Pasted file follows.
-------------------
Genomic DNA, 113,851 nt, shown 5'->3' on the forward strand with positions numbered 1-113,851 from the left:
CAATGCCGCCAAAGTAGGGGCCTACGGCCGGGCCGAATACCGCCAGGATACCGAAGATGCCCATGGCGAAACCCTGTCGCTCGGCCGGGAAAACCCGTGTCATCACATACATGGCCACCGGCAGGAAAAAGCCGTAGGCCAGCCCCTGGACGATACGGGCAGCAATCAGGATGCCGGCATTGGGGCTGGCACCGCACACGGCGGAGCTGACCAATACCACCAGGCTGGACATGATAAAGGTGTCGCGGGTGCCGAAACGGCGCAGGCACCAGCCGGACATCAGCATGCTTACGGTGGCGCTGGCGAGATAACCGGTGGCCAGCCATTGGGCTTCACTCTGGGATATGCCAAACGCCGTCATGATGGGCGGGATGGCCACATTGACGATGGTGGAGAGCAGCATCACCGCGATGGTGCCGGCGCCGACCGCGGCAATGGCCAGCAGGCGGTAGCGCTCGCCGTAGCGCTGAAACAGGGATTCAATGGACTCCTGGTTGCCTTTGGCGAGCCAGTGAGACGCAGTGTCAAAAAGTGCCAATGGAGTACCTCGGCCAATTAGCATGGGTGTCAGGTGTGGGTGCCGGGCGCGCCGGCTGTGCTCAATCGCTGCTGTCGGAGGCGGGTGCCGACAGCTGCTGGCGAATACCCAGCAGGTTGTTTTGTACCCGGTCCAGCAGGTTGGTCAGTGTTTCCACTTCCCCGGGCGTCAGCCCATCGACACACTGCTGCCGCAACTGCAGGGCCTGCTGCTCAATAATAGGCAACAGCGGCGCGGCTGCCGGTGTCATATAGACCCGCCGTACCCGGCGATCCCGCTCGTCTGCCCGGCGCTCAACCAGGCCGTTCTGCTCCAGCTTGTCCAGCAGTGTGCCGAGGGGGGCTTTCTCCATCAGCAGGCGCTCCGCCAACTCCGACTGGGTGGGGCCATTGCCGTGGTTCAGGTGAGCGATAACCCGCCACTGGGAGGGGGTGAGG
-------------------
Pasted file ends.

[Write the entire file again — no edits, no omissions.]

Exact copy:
Genomic DNA, 113,851 nt, shown 5'->3' on the forward strand with positions numbered 1-113,851 from the left:
CAATGCCGCCAAAGTAGGGGCCTACGGCCGGGCCGAATACCGCCAGGATACCGAAGATGCCCATGGCGAAACCCTGTCGCTCGGCCGGGAAAACCCGTGTCATCACATACATGGCCACCGGCAGGAAAAAGCCGTAGGCCAGCCCCTGGACGATACGGGCAGCAATCAGGATGCCGGCATTGGGGCTGGCACCGCACACGGCGGAGCTGACCAATACCACCAGGCTGGACATGATAAAGGTGTCGCGGGTGCCGAAACGGCGCAGGCACCAGCCGGACATCAGCATGCTTACGGTGGCGCTGGCGAGATAACCGGTGGCCAGCCATTGGGCTTCACTCTGGGATATGCCAAACGCCGTCATGATGGGCGGGATGGCCACATTGACGATGGTGGAGAGCAGCATCACCGCGATGGTGCCGGCGCCGACCGCGGCAATGGCCAGCAGGCGGTAGCGCTCGCCGTAGCGCTGAAACAGGGATTCAATGGACTCCTGGTTGCCTTTGGCGAGCCAGTGAGACGCAGTGTCAAAAAGTGCCAATGGAGTACCTCGGCCAATTAGCATGGGTGTCAGGTGTGGGTGCCGGGCGCGCCGGCTGTGCTCAATCGCTGCTGTCGGAGGCGGGTGCCGACAGCTGCTGGCGAATACCCAGCAGGTTGTTTTGTACCCGGTCCAGCAGGTTGGTCAGTGTTTCCACTTCCCCGGGCGTCAGCCCATCGACACACTGCTGCCGCAACTGCAGGGCCTGCTGCTCAATAATAGGCAACAGCGGCGCGGCTGCCGGTGTCATATAGACCCGCCGTACCCGGCGATCCCGCTCGTCTGCCCGGCGCTCAACCAGGCCGTTCTGCTCCAGCTTGTCCAGCAGTGTGCCGAGGGGGGCTTTCTCCATCAGCAGGCGCTCCGCCAACTCCGACTGGGTGGGGCCATTGCCGTGGTTCAGGTGAGCGATAACCCGCCACTGGGAGGGGGTGAGG